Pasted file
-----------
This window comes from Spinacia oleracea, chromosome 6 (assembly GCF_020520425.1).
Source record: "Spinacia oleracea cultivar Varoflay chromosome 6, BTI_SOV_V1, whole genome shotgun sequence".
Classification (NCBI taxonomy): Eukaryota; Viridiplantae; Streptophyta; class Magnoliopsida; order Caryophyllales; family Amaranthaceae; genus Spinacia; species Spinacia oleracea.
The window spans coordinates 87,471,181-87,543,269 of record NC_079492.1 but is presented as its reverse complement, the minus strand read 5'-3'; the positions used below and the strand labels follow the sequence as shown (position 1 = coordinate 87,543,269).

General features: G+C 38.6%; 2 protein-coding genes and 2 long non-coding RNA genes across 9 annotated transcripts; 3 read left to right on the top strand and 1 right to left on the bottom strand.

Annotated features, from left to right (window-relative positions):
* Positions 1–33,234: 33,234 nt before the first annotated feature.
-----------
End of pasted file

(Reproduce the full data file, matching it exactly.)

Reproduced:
This window comes from Spinacia oleracea, chromosome 6 (assembly GCF_020520425.1).
Source record: "Spinacia oleracea cultivar Varoflay chromosome 6, BTI_SOV_V1, whole genome shotgun sequence".
Classification (NCBI taxonomy): Eukaryota; Viridiplantae; Streptophyta; class Magnoliopsida; order Caryophyllales; family Amaranthaceae; genus Spinacia; species Spinacia oleracea.
The window spans coordinates 87,471,181-87,543,269 of record NC_079492.1 but is presented as its reverse complement, the minus strand read 5'-3'; the positions used below and the strand labels follow the sequence as shown (position 1 = coordinate 87,543,269).

General features: G+C 38.6%; 2 protein-coding genes and 2 long non-coding RNA genes across 9 annotated transcripts; 3 read left to right on the top strand and 1 right to left on the bottom strand.

Annotated features, from left to right (window-relative positions):
* Positions 1–33,234: 33,234 nt before the first annotated feature.